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Location: UFOUpDatesList.Com > 2010 > Oct > Oct 7

Re: BBC On A-12 OXCART & CIA Study

From: Gerald O'Connell <goc.nul>
Date: Wed, 6 Oct 2010 22:58:44 +0100
Archived: Thu, 07 Oct 2010 07:39:10 -0400
Subject: Re: BBC On A-12 OXCART & CIA Study

>From: Giuliano Marinkovic <giuliano.marinkovic.nul>
>To: <post.nul>
>Date: Mon, 4 Oct 2010 21:52:28 +0200
>Subject: BBC On A-12 OXCART & CIA Study

>BBC's broadcast yesterday - a new piece on UFOs:

>Audio: UFOs in Nevada - BBC, A-12 OXCART & CIA Study

>BBC World Service
>Program: Newshour
>Title: UFOs In Nevada - .mp3


>UFOs in Nevada - BBC, A-12 OXCART and CIA study

>As far as I am aware, last mainstream story on Area 51 goes back
>to April 2009, when LA Times published article The Road To Area
>51, where ex-workers and engineers from Groom Lake, Colonel Hugh
>Slater, Edward Lovick, Kenneth Collins and Thornton Barnes,
>declared that high number of UFO sightings during cold war could
>be explained as test flights of top-secret Lockheed spy
>reconnaissance plane code-named OXCART. The OXCART was in
>operation from 1963 until 1968. In LA Times article, Annie
>Jacobsen writes that "commercial pilots cruising over Nevada at
>dusk would look up and see the bottom of OXCART whiz by at
>2,000-plus mph. The aircraft's titanium body, moving as fast as
>a bullet, would reflect the sun's rays in a way that could make
>anyone think, UFO. In all, 2,850 OXCART test flights were flown
>out of Area 51 (while Colonel Slater was in charge)".

>"That's a lot of UFO sightings!", Colonel Slater adds.

>Those, so called revelations, which were in 2009 presented as
>breaking story, are nothing new. In fact that was a rehash of
>CIA's study, written by government historian Gerald K. Haines.
>It was published back in 1997 inside Studies in Intelligence, a
>classified journal for the intelligence community. The article
>in question was titled, "CIA's Role in the Study of UFOs, 1947-
>90". In one section of the study, there is a same story that
>will be published again 12 years later in LA Times article.

>Haines claims, inside segment titled "CIA's U-2 and OXCART as
>UFOs," that many UFO sightings from the late 1950s and 1960s
>were caused by secret American spy planes. Of course,
>implications would be that most unknowns during Blue Book could
>be now explained by OXCART flights. So, in that way, it's a
>final solution of a UFO Phenomenon - it is "completely stripped
>from aura of mystery" (to borrow that famous quote from 1953).

>On October 3rd, 2010, BBC broadcasted piece called "UFOs in
>Nevada", inside daily show "Newshour". As the name of the show
>says, it is devoted to summary of daily news world wide. Piece
>"UFOs in Nevada" talks about Area 51 "folklore". Keeping that in
>mind, I was not so interested about another popular speculation
>about  Area 51, but I was curios to see how the anchor will
>justify the reason for broadcasting this story inside the show
>that deals with mainstream world news. As I mentioned above,
>last, so called "breaking story" on Area 51", was covered in
>media back in April 2009. There is nothing new or important that
>appeared in media after that. BBC even sent reporter Kevin
>Connelly to Nevada to report for this "newsworthy" piece. So,
>what are the legs for this story?

>During announcement of the piece, Host Julian Marshall said that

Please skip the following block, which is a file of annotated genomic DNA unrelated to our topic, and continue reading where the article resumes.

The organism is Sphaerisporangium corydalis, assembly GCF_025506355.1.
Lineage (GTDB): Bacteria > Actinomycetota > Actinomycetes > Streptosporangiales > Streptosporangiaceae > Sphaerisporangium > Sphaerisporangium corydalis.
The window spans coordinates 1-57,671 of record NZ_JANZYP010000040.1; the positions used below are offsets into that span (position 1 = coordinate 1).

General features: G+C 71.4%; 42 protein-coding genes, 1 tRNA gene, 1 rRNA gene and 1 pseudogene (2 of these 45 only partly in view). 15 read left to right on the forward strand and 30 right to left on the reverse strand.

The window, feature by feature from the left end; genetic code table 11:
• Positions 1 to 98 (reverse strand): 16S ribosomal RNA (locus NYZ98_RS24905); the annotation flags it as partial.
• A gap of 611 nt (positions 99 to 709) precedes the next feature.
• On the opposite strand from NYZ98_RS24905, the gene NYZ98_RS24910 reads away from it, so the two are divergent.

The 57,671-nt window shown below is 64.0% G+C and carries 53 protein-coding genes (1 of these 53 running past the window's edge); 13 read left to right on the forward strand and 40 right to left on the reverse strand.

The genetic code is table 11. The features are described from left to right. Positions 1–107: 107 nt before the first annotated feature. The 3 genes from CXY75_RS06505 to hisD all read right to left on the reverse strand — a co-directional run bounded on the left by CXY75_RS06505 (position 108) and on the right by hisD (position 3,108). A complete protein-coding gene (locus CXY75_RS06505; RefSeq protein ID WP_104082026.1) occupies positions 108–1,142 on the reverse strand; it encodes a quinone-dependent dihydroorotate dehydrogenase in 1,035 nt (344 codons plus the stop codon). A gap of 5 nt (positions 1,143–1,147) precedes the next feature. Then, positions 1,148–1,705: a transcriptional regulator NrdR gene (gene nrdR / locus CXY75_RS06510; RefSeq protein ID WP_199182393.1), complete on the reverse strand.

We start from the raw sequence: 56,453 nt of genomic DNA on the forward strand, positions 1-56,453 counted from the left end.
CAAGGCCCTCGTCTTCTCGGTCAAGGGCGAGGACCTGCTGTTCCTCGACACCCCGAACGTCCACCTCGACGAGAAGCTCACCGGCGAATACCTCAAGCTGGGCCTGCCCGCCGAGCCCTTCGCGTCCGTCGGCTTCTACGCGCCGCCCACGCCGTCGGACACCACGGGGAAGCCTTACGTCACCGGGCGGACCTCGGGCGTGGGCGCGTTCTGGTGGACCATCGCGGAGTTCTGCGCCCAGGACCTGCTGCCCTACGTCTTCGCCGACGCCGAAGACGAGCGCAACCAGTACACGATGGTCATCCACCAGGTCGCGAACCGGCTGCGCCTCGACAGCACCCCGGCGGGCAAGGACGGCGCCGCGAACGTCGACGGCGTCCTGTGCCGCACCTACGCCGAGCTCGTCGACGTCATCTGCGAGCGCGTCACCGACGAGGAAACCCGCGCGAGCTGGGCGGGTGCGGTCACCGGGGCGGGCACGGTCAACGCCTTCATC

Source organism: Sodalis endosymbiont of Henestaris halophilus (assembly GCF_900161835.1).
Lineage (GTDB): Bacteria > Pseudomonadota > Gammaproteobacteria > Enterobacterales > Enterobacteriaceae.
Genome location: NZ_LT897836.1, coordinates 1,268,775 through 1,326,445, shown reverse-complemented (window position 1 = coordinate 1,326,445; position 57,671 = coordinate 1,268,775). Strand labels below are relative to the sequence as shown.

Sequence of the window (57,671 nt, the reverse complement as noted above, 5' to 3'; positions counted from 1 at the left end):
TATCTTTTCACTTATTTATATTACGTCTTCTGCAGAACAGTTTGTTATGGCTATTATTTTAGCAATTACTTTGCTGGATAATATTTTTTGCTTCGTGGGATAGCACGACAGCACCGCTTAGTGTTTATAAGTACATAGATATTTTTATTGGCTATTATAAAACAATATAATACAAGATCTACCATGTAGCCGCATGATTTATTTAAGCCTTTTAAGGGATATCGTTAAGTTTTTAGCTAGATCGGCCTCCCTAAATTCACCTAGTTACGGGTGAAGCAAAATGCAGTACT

>"(UFO) sightings are almost always happening near Air Bases".
>Could this be BBC's soft introduction to Robert Hastings
>conference on UFOs and Nukes? Great, I am so interested to hear
>their take on it. Naah! Reporter Kevin Connelly quickly destroys
>my hopes with Twilight Zone Tune. Soon, Connelly talks with Bill
>Ramsey, philosopher from University of Nevada, who is
>researching pseudo-scientific believes. Connelly adds that
>Ramsey would be regarded as a nut in town Rachell because he
>doesn't think that "aliens invented the toaster". So the stage
>is set.

>In the second act, Connelly talks with Colonel Hugh Slater, ex
>commander of the base - yes the same Colonel Slater from the LA
>Times article published in April 2009. You guessed it right -
>BBC piece enriched us with the second rehash of the CIA's
>article. A-12 OXCART plane (bless him) is again star of the
>story - the plane that explains the unknowns.

>Third act ends with the story of Priscilla Travis-Laudenklos
>that runs motel in Rachell. Priscilla states that she has a note
>"I'm not of your world", written on piece of paper. BBC ends the
>piece with the Star Trek tune.

>Yes, my hopes were too high after all. So far there is not a
>single piece about UFO & Nukes conference broadcasted on BBC.
>But instead OXCART landed again in my lap as an explanation of
>unknowns. In fact, this piece doesn't have any connection with
>newsworthy developments inside the field (piece with different
>approach, for example, could include Leslie Kean's book or
>Robert Hastings conference - that would be by definition a
>newsworthy service - it would present events that are happening
>NOW and that are NEWS). But merging whole field with the silly
>aspects is visible again.

No snipping, because this needs to be re-read closely in the
context of the following comment.

The BBC generally prides itself on accuracy and balance. In the
circumstances this situation bears all the hallmarks of a news
management process, one that is sophisticated in its
obliqueness. The implications of beginning the process via the
World Service are clear: an attempt to obtain global reach while
masking the national origins of the process. Subtle and

Feels like Hastings and Kean have rattled a very big cage....

Gerald O'Connell

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